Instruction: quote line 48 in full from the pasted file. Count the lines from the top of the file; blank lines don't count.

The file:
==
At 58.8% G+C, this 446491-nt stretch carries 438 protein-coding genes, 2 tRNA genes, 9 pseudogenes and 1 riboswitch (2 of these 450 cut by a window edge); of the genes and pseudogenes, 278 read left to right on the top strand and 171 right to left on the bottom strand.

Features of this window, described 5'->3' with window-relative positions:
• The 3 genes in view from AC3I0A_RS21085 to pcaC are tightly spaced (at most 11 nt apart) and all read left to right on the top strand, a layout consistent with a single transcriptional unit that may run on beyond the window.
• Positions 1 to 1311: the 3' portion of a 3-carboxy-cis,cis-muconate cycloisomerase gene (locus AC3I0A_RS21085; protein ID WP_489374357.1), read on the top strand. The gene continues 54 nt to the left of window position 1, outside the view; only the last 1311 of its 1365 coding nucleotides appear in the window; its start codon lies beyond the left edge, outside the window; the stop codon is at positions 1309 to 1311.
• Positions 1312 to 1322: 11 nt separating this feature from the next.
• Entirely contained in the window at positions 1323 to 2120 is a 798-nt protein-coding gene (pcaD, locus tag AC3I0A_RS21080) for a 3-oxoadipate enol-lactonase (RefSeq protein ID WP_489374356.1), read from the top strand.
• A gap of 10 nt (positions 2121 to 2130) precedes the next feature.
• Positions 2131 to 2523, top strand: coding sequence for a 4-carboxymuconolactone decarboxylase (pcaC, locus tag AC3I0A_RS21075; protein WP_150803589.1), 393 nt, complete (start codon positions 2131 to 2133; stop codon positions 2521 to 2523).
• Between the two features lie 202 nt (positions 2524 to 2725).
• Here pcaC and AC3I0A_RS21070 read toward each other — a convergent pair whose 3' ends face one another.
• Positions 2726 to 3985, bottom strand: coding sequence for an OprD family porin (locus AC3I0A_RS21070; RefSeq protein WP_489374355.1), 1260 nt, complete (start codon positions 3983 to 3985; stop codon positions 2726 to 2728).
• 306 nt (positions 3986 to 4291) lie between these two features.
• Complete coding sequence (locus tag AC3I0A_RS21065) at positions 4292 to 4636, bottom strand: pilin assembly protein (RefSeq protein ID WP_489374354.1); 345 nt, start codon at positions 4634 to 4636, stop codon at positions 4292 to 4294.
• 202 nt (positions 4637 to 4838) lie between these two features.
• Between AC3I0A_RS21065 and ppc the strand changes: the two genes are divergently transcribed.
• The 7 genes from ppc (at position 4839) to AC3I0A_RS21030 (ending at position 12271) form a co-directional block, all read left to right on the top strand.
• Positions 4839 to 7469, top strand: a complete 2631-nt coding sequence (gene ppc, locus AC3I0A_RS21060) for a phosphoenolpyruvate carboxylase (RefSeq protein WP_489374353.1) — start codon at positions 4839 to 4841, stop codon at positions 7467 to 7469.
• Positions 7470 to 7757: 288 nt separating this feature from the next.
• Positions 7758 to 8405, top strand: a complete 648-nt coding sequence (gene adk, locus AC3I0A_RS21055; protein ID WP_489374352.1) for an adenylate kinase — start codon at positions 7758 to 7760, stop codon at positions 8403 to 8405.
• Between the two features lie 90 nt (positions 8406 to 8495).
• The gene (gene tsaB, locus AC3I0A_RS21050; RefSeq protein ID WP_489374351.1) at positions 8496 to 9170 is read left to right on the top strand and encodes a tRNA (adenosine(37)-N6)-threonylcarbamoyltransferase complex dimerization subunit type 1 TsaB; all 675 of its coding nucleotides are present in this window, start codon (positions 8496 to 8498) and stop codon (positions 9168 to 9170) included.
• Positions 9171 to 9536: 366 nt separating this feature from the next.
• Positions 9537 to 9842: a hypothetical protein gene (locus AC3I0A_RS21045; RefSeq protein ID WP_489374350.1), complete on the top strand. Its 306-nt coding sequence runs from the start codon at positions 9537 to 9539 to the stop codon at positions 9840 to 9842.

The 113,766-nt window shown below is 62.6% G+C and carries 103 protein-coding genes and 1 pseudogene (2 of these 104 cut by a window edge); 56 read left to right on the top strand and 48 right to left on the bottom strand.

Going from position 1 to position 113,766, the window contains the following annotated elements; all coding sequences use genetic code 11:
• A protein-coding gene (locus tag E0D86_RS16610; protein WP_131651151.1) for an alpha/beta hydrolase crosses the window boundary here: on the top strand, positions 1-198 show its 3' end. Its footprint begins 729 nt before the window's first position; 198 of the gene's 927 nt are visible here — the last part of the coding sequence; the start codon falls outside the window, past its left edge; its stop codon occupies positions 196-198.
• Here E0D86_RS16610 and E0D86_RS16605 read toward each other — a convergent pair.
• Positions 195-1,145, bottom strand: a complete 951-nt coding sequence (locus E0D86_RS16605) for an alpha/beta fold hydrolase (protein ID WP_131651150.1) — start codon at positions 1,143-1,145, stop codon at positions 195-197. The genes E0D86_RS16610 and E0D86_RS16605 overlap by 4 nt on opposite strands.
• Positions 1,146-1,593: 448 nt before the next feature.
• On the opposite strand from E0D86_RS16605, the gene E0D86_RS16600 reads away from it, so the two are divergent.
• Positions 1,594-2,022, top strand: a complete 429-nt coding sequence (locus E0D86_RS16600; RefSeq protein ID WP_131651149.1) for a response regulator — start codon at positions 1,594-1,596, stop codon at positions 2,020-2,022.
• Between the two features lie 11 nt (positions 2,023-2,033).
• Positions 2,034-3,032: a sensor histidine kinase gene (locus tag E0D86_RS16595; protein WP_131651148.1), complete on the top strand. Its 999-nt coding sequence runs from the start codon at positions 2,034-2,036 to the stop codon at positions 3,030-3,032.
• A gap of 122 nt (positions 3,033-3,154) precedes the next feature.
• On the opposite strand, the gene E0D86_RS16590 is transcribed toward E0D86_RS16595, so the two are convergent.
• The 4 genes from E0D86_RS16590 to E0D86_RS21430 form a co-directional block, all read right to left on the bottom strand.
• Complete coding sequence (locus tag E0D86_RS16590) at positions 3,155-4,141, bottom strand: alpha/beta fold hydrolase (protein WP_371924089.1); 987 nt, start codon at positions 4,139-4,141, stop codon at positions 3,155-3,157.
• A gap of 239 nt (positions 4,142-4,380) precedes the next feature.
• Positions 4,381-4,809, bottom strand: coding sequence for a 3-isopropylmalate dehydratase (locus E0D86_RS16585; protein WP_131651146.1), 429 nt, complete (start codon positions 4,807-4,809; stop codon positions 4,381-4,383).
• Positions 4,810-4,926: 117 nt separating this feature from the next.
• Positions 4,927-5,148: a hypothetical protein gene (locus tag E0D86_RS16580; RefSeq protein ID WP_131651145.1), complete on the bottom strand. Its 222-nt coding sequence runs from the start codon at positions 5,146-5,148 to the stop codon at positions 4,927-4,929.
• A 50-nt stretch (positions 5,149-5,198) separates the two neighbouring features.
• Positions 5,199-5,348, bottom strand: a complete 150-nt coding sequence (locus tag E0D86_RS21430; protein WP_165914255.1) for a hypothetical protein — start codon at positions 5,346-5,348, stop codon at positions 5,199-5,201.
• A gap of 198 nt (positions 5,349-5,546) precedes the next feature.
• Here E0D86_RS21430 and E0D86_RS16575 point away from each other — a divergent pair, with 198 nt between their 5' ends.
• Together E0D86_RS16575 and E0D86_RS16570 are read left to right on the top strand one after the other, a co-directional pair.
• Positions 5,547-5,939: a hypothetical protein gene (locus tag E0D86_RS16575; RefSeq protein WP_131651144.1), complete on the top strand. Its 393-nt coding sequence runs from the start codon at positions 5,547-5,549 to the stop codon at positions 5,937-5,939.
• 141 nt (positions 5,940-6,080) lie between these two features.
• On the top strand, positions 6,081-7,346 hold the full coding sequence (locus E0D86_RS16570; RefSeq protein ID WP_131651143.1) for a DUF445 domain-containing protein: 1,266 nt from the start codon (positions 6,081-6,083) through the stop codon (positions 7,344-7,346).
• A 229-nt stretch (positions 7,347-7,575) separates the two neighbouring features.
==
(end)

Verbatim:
• 141 nt (positions 5,940-6,080) lie between these two features.